12th Century AD to 14th Century AD
25″ (63.5cm) high x 15″ (38.1cm) wide
The Bura are a true paradox: almost nothing is known of this shadowy Nigerian/Malian group. They appear to have originated in the first half of the first millennium AD, although the only archaeologically- excavated site (Nyamey) dates between the 14th and 16th centuries. They are contemporary with – and probably related to – the Djenne Kingdom, the Koma, the Teneku and a satellite culture known as the Inland Niger Delta. Insofar as can be ascertained, the Bura share certain characteristics with these groups; for our purposes, these include extensive ceramic and stone sculptural traditions.
The Bura appear to have been sedentary agriculturists who buried their dead in tall, conical urns, often surmounted by small figures. Their utilitarian vessels are usually plain, while other “containers” – the function of which is not understood – are often decorated with incised and stamped patterns. Their best-known art form is radically reductivist anthropomorphic stone statues, with heads rendered as squares, triangles and ovals, with the body suggested by a columnar, monolithic shape beneath. Phallic objects are also known; some phallomorphic objects may have been staffs, perhaps regalia pertaining to leaders of Bura groups. Ceramic heads are usually more complex than their stone counterparts, with incised decoration and variable treatment of facial proportions and features. There are a few very rare equestrian figures, which bear some resemblance to Djenne pieces; almost no intact human or equestrian figures are known.
The range of figures is so large that it presumably indicates differing geographical and temporal trends in aesthetics within the Bura polity. Equally, similar figures with different scarifications of coiffures could imply production by a range of different workshops or areas. However, without more complete contextual information it is impossible to explore this possibility, and it is necessary to glean what we can from the art itself.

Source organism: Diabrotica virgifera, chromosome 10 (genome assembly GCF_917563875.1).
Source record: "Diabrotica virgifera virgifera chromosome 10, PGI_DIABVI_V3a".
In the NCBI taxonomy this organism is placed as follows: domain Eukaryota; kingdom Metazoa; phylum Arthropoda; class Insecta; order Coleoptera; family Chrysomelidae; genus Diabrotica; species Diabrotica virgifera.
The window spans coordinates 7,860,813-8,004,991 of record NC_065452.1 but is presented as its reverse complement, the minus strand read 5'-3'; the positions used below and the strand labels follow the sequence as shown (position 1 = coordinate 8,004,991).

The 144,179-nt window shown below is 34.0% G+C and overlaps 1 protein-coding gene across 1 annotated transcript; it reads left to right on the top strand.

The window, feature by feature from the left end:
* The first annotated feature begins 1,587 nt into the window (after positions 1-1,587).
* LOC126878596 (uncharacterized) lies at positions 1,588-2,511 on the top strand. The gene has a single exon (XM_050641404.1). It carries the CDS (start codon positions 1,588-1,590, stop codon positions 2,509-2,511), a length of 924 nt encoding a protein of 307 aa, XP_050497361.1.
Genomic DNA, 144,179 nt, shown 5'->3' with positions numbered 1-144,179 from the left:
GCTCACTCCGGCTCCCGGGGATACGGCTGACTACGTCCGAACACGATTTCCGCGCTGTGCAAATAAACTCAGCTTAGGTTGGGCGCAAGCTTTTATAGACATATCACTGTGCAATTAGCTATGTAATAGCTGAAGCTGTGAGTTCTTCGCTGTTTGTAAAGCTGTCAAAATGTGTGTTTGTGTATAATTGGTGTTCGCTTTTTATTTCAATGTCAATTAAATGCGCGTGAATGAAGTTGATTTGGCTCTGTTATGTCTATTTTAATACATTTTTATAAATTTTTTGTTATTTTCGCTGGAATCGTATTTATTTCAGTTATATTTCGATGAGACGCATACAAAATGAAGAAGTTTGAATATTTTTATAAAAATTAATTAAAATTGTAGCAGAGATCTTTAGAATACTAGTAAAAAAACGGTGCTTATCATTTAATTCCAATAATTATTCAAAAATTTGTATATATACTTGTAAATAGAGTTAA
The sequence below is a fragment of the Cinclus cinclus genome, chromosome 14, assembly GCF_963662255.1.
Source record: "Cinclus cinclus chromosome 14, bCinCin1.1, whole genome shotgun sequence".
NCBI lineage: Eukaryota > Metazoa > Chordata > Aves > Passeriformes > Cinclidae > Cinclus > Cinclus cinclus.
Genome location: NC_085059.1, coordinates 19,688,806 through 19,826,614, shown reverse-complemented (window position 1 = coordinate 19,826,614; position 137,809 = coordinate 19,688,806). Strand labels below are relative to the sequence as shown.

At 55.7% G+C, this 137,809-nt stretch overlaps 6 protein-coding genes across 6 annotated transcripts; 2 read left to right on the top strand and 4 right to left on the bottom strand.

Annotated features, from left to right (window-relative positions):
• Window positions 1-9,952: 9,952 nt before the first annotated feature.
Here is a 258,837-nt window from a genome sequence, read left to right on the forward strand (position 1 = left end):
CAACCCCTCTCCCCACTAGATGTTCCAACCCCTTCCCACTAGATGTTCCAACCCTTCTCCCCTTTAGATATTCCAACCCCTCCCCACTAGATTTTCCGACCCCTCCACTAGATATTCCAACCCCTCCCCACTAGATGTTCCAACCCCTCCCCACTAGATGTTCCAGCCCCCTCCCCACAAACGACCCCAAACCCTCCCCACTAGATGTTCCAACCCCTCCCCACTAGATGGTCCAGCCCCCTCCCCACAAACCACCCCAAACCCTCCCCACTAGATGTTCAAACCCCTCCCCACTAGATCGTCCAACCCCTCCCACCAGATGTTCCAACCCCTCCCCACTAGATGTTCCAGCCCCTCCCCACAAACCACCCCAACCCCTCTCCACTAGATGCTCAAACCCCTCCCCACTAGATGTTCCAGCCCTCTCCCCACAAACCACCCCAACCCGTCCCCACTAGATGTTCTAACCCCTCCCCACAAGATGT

The role of these figures is almost totally obscure. Equestrian figures probably represent high status individuals, and the very few full- body representations of humans may be portraits or ancestor figures. Intuitively – as with so many other groups both inside and beyond Africa – figures with exaggerated sexual characteristics would tend to be associated with fertility and fecundity, as would any artefact modelled in the shape of pudenda (although the sceptre-like qualities of some such pieces should be noted – see above). The distribution of decoration on some ceramic pieces (notably phalluses) may suggest that they were designed to be viewed from one angle only – perhaps as adorational pieces. This is true of decorated urns that have no obvious secular importance. Many pieces are believed to have been found in burials, perhaps implying an importance that would have been linked to social standing and status.Login to view price